In the summer of 2014 a dense array of 904 geophones was deployed at Mount St. Helens along the road and trail system within 15-km distance of the summit crater. The array recorded continuous data for approximately 2-weeks and presents an unprecedented seismic observation of an active volcano. A reverse-time imaging method is applied to short-term-average over long-term-average time series data to automatically detect and locate microseismicity. These efforts resulted in an order of magnitude increase in earthquake detections over the normal monitoring operations of the Pacific Northwest Seismic Network. Earthquake locations resolve a narrow, ≤1-km wide, vertical lineament of seismicity which extends from the surface to 4-km depth directly beneath the summit crater. This feature is interpreted as a fracture network that acts as a conduit connecting an underlying magma chamber to the surface.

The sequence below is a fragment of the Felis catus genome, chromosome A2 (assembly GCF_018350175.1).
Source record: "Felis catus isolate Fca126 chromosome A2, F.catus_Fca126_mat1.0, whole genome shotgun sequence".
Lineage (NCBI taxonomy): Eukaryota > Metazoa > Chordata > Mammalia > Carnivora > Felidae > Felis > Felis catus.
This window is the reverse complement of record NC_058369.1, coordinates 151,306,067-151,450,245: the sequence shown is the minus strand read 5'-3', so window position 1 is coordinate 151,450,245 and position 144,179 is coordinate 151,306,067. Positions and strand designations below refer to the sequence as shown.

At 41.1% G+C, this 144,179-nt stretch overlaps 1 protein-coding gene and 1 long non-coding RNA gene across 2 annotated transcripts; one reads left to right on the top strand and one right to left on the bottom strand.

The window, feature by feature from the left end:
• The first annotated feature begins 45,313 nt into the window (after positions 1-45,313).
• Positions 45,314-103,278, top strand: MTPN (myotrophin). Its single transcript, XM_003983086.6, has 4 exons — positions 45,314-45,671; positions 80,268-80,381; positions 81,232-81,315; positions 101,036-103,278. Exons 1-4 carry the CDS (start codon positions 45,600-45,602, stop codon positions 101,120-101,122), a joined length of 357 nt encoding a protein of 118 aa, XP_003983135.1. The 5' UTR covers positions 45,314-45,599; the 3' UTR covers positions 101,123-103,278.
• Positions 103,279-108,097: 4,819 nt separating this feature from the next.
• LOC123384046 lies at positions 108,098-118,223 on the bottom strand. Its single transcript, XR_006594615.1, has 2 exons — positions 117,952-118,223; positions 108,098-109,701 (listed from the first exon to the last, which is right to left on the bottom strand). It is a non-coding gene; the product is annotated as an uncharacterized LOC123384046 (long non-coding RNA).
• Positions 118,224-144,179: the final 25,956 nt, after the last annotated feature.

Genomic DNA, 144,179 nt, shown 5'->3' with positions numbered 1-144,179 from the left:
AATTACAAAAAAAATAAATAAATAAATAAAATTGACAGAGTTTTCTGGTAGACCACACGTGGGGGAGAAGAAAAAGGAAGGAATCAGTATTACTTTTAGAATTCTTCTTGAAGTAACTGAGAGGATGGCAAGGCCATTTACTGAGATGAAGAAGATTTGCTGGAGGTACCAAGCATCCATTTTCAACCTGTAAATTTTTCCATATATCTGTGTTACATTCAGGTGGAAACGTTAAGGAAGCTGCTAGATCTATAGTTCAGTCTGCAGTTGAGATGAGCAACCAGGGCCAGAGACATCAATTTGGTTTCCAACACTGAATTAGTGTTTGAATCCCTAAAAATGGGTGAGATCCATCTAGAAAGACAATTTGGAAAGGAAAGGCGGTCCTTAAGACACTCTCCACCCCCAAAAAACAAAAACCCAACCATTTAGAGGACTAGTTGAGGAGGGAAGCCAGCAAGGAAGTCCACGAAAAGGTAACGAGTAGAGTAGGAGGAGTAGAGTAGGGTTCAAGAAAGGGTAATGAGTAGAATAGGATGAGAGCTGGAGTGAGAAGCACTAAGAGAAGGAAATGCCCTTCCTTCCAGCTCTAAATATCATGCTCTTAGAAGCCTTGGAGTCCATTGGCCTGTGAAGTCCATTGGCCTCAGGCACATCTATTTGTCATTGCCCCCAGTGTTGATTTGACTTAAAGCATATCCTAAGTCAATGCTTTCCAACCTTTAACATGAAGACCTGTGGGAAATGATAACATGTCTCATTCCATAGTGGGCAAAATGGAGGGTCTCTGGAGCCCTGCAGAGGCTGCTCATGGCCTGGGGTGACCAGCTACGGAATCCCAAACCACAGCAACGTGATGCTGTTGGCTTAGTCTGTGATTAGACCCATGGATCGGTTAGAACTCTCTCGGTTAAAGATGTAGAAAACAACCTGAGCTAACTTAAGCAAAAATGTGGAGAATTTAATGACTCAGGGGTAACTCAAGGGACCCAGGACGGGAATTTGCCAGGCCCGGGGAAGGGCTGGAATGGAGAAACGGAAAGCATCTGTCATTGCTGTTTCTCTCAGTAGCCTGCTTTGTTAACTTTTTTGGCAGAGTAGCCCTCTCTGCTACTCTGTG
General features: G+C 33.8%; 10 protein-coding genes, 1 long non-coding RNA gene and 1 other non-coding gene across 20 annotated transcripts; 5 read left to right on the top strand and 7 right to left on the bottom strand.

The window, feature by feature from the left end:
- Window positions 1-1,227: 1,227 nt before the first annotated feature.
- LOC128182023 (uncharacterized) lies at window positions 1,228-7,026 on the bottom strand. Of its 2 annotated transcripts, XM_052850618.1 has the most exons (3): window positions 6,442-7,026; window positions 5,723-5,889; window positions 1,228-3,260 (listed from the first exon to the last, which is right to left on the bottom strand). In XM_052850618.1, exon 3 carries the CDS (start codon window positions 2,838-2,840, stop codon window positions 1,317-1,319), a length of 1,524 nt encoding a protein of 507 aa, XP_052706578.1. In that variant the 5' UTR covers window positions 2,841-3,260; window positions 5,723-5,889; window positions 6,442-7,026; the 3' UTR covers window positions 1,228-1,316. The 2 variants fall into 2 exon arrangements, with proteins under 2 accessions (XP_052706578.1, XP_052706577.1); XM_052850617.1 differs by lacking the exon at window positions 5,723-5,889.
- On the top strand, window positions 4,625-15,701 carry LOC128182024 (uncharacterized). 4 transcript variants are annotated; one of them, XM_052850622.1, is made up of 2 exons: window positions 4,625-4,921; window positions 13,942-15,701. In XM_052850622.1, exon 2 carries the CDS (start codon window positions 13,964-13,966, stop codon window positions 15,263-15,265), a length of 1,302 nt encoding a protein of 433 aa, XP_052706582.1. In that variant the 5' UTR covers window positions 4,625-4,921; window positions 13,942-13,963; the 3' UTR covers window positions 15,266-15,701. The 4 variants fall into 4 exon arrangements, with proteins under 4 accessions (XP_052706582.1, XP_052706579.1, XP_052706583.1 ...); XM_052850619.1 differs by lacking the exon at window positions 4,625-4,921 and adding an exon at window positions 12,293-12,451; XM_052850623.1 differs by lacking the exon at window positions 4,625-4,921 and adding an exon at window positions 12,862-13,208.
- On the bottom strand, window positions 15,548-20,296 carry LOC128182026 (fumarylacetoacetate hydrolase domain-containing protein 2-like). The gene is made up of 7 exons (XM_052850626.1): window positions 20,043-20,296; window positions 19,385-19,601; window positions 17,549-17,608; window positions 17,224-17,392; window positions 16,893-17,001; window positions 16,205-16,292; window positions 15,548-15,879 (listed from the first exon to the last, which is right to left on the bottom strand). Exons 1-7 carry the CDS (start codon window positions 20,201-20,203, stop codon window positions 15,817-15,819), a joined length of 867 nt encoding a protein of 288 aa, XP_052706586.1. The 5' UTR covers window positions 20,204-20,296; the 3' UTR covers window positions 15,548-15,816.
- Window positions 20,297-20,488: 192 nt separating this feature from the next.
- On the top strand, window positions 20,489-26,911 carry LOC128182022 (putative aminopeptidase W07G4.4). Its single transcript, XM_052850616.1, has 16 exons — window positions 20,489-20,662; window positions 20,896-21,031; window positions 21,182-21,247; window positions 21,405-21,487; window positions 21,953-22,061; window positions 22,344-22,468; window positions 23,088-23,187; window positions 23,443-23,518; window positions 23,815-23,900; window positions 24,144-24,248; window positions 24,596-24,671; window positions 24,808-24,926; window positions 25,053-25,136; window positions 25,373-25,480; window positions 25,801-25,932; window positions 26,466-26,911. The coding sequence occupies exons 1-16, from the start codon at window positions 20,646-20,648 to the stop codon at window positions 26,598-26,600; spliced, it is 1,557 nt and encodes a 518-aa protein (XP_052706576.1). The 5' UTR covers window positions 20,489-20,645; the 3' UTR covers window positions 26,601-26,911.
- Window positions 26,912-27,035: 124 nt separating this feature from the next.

- earthquake detection
- Mount St. Helens